IAQ and Climate Readiness
Protecting Indoor Air Quality and Your Health
Climate change is becoming a driving force for improving energy efficiency because saving energy can help reduce the greenhouse gas emissions that contribute to climate change. However, it is important to balance energy saving measures with ventilation and with good Indoor Air Quality.
See the IAQ health effects page for more information about exposure to pollutants and potential health problems.
For more information on climate change, visit www.epa.gov/climatechange
There are several steps you can take to help maintain a healthy indoor air environment as we face the challenges of climate change. As consumers, builders and building operators, educators and outreach professionals, we can each do our part to improve the quality of the air we breathe. Learn more
Buildings will be altered to reduce their contributions to climate change by making them more energy efficient and to help protect the public from some of the changes associated with climate change. As the building stock becomes increasingly more energy efficient in the process of new construction or retrofit/remodeling, it will be essential to ensure that measures are taken to maintain or improve indoor air quality, such as appropriate ventilation and moisture control. Learn more
"The Effect of Climate Change on Indoor Air Quality and Public Health"
In response to a request from the US Environmental Protection Agency, the Institute of Medicine (IOM) of the National Academy of Sciences has conducted a study that evaluates the state of scientific understanding of the effects of climate change on indoor air quality and public health. General topics may include the likely impacts of climate change in the U.S. on the indoor environment, how these impacts may influence human exposure to chemical and biological agents and environmental stressors, possible public health consequences arising from these exposures, and priority issues for research and action. Its efforts will culminate in the release of a report explicating its research approach and containing findings, conclusions, and recommendations on the topics addressed. Read more at http://www.iom.edu/Activities/PublicHealth/ClimateIndoorAir.aspx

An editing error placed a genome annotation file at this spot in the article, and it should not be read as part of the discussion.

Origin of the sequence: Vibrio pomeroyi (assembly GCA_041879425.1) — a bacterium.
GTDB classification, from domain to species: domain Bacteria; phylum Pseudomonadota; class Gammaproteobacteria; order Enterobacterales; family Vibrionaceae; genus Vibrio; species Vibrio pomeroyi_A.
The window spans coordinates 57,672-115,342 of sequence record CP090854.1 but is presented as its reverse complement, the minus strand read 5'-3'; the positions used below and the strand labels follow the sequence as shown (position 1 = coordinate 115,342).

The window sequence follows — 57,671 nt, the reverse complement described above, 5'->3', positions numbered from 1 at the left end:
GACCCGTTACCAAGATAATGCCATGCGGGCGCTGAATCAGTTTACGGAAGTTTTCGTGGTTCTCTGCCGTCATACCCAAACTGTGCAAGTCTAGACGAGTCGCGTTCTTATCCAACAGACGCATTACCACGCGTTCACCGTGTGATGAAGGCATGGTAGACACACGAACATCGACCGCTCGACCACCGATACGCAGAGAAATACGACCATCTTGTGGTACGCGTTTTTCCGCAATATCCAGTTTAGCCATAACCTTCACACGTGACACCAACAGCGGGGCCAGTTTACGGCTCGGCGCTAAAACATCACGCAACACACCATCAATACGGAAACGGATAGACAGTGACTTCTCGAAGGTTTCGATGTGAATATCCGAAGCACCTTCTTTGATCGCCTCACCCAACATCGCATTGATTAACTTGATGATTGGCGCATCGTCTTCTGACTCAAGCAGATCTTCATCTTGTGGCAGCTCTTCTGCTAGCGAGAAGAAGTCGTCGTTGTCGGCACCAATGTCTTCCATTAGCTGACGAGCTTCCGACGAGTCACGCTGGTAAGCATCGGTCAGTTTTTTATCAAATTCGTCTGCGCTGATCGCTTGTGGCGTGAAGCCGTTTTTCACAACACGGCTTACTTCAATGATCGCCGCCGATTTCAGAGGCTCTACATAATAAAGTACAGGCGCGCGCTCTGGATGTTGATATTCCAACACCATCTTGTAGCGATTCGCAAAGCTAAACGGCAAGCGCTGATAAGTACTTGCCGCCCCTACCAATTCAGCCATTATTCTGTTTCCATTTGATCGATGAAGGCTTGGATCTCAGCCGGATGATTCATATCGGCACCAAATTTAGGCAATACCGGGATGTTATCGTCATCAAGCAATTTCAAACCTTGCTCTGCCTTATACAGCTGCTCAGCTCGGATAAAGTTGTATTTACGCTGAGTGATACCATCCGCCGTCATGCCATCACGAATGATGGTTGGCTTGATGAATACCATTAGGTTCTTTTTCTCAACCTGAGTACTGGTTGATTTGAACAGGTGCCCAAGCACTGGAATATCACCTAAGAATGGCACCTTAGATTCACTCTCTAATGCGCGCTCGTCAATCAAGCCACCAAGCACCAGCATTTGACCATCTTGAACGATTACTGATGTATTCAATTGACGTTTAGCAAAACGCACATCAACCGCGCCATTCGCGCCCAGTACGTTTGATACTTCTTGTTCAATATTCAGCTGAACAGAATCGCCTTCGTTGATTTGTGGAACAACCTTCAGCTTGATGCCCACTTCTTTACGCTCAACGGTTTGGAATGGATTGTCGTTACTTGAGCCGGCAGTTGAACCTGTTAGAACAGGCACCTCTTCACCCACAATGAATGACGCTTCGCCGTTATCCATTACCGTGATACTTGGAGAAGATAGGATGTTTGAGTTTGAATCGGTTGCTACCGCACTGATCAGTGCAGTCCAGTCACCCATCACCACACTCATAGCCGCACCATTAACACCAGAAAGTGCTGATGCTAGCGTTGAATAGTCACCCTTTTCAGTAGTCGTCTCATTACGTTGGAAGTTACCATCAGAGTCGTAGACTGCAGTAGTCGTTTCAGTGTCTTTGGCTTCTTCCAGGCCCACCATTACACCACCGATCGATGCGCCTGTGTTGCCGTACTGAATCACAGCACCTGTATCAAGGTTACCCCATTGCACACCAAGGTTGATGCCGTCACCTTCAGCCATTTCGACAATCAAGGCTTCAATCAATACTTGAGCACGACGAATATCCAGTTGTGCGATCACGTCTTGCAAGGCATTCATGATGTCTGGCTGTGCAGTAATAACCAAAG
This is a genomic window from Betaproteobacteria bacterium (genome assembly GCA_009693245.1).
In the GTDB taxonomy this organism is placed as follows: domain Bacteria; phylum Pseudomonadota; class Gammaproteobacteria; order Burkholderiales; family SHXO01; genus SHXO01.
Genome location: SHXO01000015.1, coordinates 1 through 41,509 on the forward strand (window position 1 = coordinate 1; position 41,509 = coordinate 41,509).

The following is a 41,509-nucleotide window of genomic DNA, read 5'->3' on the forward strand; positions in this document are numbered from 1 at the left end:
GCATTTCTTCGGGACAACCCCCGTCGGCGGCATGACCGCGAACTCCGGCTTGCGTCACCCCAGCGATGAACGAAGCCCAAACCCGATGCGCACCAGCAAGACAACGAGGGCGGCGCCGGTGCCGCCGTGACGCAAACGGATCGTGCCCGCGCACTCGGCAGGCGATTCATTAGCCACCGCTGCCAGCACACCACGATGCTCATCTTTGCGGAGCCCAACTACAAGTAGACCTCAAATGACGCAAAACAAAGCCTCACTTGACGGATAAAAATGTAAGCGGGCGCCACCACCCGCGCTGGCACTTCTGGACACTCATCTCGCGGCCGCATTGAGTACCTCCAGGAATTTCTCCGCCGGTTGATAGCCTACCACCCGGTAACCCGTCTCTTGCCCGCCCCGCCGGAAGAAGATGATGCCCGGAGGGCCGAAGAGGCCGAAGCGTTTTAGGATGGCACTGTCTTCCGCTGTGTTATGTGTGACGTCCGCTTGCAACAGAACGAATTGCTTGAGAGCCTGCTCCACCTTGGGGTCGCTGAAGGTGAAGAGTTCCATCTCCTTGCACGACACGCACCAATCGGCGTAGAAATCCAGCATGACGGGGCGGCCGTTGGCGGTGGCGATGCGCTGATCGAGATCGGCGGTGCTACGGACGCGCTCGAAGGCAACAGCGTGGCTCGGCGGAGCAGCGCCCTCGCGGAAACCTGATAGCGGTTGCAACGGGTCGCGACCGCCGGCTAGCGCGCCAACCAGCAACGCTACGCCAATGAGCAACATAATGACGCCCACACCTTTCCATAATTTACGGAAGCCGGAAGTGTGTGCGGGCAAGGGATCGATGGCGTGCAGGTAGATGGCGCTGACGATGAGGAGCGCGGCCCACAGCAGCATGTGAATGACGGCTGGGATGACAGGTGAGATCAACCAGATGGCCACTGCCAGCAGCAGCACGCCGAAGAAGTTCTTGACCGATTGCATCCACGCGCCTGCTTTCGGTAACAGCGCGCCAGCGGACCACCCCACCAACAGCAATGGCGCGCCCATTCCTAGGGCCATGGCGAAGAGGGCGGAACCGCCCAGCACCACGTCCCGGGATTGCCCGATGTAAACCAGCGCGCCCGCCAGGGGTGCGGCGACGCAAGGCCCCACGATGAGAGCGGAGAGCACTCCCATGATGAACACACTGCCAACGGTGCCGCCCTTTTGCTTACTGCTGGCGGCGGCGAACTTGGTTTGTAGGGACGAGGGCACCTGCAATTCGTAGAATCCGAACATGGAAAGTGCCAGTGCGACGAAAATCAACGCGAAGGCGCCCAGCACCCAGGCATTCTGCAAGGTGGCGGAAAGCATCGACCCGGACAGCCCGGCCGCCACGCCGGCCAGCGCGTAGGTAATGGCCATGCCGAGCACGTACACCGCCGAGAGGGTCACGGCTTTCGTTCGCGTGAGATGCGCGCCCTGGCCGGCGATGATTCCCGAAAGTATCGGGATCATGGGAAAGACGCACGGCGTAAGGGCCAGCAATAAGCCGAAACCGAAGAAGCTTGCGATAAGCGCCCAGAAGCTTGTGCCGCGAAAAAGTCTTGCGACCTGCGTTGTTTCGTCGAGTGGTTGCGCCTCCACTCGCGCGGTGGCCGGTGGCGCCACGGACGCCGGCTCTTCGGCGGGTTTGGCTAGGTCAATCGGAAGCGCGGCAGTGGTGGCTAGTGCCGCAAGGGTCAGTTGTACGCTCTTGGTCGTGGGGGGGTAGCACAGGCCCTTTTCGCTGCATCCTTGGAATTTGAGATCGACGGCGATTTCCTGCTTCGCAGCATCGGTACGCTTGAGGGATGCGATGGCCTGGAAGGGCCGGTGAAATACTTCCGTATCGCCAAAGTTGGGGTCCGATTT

The report findings and conclusions were discussed June 7, 2011 during a panel session at the 12th International Conference on Indoor Air Quality and Climate in Austin, TX. Mike Flynn of EPA, Office of Radiation and Indoor Air and Dr. David Butler, IOM study director introduced the session. Dr. Jack Spengler, Vivian Loftness, and Dr. William Nazaroff participated in the panel discussion. Read the June 11 Report Brief (PDF) (4 pp, 547 K) .
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